Obnoxiously stylized with uppercase letters throughout the press release attached below, the Ariya could have arrived sooner had it not been for a handful of delays. The Japanese automaker blames the ongoing chip shortage as the culprit, a blunder that originates from the first year of lockdowns.
Many automakers had to adjust their production outputs in 2020, and they did it again at the beginning of 2021 when lockdowns were still presented as the best counter to the coronavirus pandemic. Companies that produce chips have redirected their output to different clients, and voilà! The too-long-didn’t-read version can be summed up as follows: bad planning.
Currently not available to order in the United States because of the aforementioned bumble. Awarded the coveted “Car of the Year” accolade by Auto Express, the Ariya can be described as too little, too late by those acquainted with former Nissan chief executive officer Carlos Ghosn.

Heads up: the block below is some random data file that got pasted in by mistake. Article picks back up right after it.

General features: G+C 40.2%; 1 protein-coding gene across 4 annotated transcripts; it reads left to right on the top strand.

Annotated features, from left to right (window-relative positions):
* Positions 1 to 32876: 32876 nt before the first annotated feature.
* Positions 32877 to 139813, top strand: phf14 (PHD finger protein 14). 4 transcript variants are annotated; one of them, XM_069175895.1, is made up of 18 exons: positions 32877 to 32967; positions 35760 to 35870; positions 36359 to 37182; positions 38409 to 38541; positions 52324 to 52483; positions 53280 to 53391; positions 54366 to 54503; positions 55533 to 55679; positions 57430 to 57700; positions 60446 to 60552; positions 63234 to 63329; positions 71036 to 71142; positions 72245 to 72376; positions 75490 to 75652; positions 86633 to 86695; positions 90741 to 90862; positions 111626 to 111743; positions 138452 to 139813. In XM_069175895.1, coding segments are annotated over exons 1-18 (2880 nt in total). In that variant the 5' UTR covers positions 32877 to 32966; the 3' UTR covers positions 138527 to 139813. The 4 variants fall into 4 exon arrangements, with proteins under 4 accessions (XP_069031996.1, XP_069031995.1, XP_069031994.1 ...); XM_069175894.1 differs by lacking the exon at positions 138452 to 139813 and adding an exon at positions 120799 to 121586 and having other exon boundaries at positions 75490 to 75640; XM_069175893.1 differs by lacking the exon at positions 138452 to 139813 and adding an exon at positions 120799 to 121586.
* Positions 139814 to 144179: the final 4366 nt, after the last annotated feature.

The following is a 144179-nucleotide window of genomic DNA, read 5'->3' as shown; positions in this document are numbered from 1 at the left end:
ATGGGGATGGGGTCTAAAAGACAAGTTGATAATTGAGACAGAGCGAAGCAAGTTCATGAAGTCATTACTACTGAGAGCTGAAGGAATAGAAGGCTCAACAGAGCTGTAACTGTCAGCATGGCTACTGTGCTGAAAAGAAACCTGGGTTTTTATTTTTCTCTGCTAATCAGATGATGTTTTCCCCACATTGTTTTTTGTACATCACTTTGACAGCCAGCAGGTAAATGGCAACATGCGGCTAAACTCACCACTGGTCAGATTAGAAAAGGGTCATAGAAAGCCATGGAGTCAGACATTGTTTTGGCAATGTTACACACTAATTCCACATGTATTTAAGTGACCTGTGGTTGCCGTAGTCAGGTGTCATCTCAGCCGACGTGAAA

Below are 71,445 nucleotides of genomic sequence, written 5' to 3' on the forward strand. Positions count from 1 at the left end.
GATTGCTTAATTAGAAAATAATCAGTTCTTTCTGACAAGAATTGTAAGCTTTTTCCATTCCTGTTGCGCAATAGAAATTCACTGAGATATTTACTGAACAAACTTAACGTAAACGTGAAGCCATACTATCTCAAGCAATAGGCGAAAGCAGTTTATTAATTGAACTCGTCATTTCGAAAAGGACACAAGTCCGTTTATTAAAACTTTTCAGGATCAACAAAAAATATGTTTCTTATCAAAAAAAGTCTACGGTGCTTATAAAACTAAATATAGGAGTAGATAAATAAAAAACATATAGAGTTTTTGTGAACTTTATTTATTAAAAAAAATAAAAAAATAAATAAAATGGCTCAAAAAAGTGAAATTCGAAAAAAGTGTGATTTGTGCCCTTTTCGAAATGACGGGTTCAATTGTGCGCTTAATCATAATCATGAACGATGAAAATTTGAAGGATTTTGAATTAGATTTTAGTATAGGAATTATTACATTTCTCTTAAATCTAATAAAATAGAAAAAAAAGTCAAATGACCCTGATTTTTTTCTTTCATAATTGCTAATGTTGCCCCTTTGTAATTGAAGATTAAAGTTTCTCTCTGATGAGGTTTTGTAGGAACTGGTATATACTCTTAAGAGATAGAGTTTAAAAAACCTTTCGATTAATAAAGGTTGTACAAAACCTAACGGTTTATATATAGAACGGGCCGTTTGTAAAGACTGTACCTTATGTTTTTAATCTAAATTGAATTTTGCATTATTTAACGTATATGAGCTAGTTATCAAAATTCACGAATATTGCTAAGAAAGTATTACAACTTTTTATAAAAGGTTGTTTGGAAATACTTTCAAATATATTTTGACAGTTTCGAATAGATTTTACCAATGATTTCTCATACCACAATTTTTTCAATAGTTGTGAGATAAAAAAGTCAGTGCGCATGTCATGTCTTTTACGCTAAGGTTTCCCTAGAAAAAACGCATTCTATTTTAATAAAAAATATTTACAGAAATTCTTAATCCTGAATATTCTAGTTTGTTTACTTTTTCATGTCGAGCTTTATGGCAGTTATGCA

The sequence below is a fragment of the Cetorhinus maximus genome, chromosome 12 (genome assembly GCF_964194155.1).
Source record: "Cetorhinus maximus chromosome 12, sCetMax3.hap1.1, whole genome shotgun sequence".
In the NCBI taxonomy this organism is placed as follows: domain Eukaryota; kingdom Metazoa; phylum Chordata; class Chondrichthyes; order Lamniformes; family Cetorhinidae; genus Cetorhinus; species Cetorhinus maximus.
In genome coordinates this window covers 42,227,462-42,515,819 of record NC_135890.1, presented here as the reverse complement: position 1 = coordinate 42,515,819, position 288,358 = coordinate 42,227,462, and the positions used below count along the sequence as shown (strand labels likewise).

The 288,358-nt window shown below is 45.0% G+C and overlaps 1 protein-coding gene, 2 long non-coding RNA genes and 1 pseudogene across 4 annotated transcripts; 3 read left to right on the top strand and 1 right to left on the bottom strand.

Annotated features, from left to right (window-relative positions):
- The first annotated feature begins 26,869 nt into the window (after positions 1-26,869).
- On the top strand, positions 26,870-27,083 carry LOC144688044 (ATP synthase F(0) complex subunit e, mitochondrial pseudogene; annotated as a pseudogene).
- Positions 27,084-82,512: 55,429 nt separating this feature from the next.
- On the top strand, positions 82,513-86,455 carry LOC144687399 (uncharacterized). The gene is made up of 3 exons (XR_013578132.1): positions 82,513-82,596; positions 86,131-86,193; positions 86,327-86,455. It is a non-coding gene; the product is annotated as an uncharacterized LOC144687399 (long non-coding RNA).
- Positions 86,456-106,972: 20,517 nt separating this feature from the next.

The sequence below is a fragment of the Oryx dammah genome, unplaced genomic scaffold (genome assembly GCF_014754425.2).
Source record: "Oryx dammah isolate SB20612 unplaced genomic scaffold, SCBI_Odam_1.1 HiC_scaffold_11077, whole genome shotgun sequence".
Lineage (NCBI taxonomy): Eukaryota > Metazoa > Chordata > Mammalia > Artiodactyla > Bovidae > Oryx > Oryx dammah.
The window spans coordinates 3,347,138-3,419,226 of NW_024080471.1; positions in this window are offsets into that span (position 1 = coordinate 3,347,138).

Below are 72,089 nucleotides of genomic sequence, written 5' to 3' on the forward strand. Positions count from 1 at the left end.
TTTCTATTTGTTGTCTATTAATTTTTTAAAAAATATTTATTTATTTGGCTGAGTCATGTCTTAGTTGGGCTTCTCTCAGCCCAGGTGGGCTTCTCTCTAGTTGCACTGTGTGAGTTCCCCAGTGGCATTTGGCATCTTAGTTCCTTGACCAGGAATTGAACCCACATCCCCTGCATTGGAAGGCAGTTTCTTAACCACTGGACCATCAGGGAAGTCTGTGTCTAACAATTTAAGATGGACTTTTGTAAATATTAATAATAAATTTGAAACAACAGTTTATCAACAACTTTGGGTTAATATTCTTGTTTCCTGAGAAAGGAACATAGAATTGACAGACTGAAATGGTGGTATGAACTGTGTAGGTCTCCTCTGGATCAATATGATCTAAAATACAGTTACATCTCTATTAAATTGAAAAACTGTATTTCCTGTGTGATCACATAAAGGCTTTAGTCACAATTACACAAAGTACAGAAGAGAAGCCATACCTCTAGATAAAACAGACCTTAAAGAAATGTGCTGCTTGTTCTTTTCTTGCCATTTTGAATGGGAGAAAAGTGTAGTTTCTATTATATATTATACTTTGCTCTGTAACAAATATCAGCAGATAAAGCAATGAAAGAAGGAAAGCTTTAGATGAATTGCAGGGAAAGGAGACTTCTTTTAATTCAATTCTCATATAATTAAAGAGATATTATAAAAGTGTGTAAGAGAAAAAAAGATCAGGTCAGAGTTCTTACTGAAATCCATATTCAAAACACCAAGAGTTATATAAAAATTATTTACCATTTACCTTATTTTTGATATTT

Back in September 2013, the Brazilian-born Lebanese businessman promised 1.5 million EVs on the road by 2020, from both Nissan and Renault. The Leaf sold more than 577,000 units during its 12-year tenure, and the subcompact-sized Zoe sold more than 300,000 units as of July 2020. That’s pretty far off the mark, especially if you remember that Nissan waited until 2022 to launch an electric SUV. Considering that SUVs are in high demand for quite a few years now, Nissan could have done better. Much better...
As per the WLTP standard used in the United Kingdom and European Union, the Ariya offers up to 329 miles (make that 530 kilometers) between charging stops. By comparison, the gray-haired Leaf makes do with 239 miles (385 kilometers) as long as you select the long-range battery.